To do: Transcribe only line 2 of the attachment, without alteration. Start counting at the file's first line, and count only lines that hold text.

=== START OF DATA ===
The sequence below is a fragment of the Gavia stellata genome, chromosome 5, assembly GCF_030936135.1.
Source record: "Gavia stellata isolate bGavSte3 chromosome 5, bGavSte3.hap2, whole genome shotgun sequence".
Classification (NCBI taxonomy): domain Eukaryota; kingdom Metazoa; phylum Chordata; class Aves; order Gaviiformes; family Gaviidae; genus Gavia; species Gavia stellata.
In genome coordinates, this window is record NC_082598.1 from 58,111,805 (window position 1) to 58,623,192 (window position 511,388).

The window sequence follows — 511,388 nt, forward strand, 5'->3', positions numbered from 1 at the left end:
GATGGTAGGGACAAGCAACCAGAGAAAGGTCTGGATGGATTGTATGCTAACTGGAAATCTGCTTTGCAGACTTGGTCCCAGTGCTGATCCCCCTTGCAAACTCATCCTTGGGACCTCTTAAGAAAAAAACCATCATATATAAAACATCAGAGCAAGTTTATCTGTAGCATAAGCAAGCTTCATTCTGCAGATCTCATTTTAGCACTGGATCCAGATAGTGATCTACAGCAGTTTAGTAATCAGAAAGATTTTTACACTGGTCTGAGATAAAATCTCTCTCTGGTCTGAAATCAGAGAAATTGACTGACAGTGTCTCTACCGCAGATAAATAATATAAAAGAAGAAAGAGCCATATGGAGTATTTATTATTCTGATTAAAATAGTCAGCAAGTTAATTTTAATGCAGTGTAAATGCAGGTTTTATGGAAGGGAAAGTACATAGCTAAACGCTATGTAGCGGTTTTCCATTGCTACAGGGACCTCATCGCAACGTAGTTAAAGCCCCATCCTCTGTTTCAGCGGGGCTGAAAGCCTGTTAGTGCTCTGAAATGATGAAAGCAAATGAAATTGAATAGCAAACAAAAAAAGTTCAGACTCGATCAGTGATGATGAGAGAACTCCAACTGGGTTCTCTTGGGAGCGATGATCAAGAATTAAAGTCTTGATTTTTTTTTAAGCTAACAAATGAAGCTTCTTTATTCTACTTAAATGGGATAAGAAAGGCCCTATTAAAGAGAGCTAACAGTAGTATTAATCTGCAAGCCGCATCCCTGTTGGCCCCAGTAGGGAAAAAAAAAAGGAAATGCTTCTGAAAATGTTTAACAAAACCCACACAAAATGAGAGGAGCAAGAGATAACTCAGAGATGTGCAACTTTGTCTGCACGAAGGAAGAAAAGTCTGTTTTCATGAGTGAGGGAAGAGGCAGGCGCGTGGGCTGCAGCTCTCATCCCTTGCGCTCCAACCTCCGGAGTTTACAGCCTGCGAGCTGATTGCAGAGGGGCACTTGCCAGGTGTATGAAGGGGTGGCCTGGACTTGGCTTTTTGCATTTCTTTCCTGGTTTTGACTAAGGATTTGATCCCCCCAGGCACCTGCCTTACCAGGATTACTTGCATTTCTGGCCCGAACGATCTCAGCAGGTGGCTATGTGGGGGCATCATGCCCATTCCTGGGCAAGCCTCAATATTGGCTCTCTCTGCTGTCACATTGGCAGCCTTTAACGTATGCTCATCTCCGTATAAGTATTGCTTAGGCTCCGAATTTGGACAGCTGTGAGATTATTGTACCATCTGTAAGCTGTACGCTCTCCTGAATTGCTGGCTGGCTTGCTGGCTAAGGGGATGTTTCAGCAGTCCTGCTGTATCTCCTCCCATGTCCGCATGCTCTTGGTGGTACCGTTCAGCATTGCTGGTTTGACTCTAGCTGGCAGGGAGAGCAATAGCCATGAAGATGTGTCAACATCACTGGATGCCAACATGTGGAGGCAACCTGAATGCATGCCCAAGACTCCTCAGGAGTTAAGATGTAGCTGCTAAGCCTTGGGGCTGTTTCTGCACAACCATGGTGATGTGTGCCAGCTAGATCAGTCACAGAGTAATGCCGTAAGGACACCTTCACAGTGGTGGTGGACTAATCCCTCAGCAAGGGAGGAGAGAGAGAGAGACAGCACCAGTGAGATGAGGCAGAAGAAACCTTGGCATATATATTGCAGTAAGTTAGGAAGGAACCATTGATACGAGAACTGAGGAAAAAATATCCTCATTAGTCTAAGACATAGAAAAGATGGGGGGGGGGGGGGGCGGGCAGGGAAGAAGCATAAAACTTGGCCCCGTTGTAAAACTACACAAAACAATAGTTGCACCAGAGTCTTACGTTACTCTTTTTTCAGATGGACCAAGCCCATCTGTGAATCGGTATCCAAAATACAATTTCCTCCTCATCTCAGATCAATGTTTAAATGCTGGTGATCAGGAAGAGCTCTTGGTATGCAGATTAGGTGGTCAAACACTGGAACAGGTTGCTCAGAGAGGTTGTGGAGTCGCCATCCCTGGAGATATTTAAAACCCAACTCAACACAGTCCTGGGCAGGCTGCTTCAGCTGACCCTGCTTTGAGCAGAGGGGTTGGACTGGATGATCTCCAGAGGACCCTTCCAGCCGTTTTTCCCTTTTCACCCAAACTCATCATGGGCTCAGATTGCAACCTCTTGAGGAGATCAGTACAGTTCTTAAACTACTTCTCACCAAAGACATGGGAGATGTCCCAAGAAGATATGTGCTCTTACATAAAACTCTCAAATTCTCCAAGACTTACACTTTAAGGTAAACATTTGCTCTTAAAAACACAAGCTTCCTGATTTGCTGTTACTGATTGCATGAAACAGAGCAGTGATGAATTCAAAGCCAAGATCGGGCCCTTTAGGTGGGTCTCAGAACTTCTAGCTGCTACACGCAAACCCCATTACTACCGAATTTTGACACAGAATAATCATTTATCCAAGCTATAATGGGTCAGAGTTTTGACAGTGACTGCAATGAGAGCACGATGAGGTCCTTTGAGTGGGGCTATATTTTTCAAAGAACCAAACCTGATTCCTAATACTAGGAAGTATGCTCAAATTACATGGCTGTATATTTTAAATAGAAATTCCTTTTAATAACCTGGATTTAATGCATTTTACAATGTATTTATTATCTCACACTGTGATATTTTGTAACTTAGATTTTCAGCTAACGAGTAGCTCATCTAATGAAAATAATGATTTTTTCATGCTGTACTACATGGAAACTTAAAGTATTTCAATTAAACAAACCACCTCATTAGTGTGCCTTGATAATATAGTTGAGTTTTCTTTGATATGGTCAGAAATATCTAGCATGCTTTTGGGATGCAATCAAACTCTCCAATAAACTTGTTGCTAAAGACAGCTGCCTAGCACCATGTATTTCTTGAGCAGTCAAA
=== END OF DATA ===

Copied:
Source record: "Gavia stellata isolate bGavSte3 chromosome 5, bGavSte3.hap2, whole genome shotgun sequence".